The second person I spoke with, and book I read, was by Kimberly Best. It’s also a book on looking at your life like a story.  And it too has much to say to us about “numbering days.” Only her focus is very different from Dr. Parkers. His focus is on the days yet before us we can count. Kim Best’s focus is on the “story” we should write in the last days of our life. 

Kim began her career in emergency medicine, which led her to often face death and dying and eventually to become a Hospice nurse. There she saw many people who had lived a great story – but too often died alone. Without their story ever being told. It was because of all the challenges she saw surrounding the last chapter of a person’s life, that Kim also went back to school and became a world-class Professional Conflict Negotiator. Focusing on “end of life” issues with families.

From that unique, duel vantagepoint of compassionate medicine and conflict negotiation, Kim has written an outstanding book. One that helps people look closely at – or to “number” if you will – the last days of their life-story. Wisdom in ending well so that you don’t need a “conflict negotiator” in that challenging time – when an amazing number of people do.

It’s titled, How to Live Forever. A Guide to Writing the Final Chapter of Your Life Story.  But unlike Dr. Parker’s book which gets us inspired to move into the future yet ahead of us, this book gets us to deal wisely and well with that time in our lives when the days are down to a very few! 

Kim Best is an expert at helping people have those incredibly difficult conversations around death and dying in a positive, God-honoring way. Those tough talks on closing loops. Preparing ahead of time for those difficult days when so many medical and legal issues can collide with relational factors. And as a result of the stress and loss and with so much to do and learn, angry words fly or loving words are left unsaid between family or friends.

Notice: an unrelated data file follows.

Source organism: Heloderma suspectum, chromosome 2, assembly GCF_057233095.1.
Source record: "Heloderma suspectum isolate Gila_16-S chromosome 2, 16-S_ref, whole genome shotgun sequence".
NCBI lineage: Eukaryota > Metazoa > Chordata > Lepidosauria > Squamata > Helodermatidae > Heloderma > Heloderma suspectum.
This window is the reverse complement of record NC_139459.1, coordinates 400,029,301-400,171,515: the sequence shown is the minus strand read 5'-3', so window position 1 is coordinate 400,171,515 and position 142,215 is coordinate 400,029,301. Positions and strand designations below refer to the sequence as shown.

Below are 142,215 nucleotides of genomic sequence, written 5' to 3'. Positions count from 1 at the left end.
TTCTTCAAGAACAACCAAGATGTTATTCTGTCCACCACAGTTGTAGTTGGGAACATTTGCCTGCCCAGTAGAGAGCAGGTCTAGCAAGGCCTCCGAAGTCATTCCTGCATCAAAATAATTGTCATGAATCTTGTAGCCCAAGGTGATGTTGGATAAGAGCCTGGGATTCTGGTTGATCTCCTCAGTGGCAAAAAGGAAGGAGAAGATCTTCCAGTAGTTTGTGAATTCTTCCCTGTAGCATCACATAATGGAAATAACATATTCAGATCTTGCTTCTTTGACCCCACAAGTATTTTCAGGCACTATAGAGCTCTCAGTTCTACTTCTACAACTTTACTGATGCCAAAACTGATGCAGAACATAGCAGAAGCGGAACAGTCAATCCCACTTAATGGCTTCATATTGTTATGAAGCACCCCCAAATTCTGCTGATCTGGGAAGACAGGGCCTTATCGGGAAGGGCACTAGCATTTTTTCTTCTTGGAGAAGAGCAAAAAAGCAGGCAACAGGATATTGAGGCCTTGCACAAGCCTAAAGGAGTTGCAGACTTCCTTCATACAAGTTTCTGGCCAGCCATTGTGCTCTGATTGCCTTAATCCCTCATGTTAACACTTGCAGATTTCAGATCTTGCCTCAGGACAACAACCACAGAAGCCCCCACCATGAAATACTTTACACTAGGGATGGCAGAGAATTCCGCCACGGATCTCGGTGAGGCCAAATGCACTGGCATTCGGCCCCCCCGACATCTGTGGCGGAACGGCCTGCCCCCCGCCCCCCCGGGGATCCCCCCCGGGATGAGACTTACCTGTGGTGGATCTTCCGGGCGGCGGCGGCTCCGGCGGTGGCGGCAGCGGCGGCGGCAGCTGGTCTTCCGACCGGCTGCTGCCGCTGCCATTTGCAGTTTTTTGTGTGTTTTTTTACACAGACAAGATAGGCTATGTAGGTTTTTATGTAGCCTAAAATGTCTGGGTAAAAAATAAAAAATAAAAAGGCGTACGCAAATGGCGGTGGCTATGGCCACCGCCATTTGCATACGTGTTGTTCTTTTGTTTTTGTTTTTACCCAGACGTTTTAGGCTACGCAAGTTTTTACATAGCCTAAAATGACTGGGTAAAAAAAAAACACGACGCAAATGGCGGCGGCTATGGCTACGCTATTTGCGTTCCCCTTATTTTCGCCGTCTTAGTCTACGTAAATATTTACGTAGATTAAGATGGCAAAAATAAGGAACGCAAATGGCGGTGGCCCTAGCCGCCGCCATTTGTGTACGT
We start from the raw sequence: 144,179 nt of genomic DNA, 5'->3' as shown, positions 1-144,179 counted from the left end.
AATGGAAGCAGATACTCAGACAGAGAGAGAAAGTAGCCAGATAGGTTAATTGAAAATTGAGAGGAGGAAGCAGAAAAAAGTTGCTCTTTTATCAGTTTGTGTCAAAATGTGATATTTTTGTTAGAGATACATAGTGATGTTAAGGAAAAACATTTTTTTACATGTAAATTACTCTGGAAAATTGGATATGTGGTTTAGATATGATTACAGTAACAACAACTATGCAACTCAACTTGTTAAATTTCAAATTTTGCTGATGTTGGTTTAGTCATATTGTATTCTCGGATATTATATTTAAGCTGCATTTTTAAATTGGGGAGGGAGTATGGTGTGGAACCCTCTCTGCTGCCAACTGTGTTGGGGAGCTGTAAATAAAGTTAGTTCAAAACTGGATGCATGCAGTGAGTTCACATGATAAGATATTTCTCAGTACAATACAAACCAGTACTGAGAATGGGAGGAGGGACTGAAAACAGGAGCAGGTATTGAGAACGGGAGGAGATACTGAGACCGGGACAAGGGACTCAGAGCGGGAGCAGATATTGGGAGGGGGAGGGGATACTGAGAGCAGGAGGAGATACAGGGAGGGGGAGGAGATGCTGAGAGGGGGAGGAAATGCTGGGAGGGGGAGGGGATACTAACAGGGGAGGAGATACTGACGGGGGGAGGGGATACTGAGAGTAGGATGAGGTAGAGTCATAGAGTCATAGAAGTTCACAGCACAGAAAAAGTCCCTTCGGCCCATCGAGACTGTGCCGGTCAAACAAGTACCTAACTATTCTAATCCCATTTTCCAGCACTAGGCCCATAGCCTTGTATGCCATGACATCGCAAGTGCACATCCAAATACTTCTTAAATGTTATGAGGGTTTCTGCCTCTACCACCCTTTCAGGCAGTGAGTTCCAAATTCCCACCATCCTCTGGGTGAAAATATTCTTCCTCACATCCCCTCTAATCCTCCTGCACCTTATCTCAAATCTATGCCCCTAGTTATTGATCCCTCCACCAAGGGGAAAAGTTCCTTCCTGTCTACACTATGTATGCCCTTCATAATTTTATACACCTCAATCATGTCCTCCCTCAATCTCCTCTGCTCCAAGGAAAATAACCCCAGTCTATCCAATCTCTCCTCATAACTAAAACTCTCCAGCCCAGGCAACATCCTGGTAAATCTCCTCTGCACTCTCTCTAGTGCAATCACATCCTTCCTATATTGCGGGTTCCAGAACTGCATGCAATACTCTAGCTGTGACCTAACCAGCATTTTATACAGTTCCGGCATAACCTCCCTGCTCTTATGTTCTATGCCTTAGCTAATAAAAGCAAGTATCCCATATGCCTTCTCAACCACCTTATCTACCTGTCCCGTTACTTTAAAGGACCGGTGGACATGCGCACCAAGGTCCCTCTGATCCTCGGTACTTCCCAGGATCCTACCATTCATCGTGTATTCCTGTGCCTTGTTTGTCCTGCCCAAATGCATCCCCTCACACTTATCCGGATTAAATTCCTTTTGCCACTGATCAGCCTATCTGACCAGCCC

If Dr. Parker’s book is important to read because of how inspirational it is to move forward in numbering our days in a positive way, Kim Best’s book is incredibly helpful in calmly, respectfully, healthily getting us to have those conversations about the end of our days.

The book highlights all the legal and health care decisions we need to make ahead of those last days. Things that when well-prepared create a far less challenging time both for us and our family during that difficult time. Freeing us to focus on ending well, not what can seem like mountains of paperwork and decisions. She also gives great advice on planning your “celebration of life” and how to work through conflicts that come up during this very difficult time.

But perhaps most important – she shows how we can capture through tape/writing/video key parts of our life story! A way for you to go back through those days of your life God Himself “numbered” for you. Capturing important truths and stories for your family, and generations behind you. Your story that has been shaped and impacted your journey of faith and family and more. A story that doesn’t have to go unsaid or leave our loved ones unsure of what happened when we’re gone.

If there’s ever been a time for numbering days…

I’ve already had COVID and at least at this point in time, I’m grateful I’m healthy and am still thinking that a “final countdown or numbering” of days is years away. But we are living in COVID days, that constantly remind us a final day will come. Which is why right now I’m working through Kim’s book with my wife, Cindy. So that both of us do what we need to do to be as prepared as possible for making the most of those last days when they do come. Not just having the right documents. But taking the time to capture the story of God’s grace in our lives as well.

Those then, are two ways of looking at “numbering” our days. To “turn the page” from those difficult days that can STOP us from believing God isn’t finished with us yet. And to START numbering ahead of time our last days. Cutting down on the stress and capturing our story for our loved ones. Both things we can teach and coach others and need to learn and apply ourselves.


Dr. John Trent is a best-selling, award-winning author and speaker, of books like The Two Sides of Love, the Language of Love, and The Blessing (which has sold over 2 million copies). He is the President and Founder of StrongFamilies, a 501c3 he runs with his oldest daughter. StrongFamilies is dedicated to helping others end loneliness and create genuine attachment through The Blessing.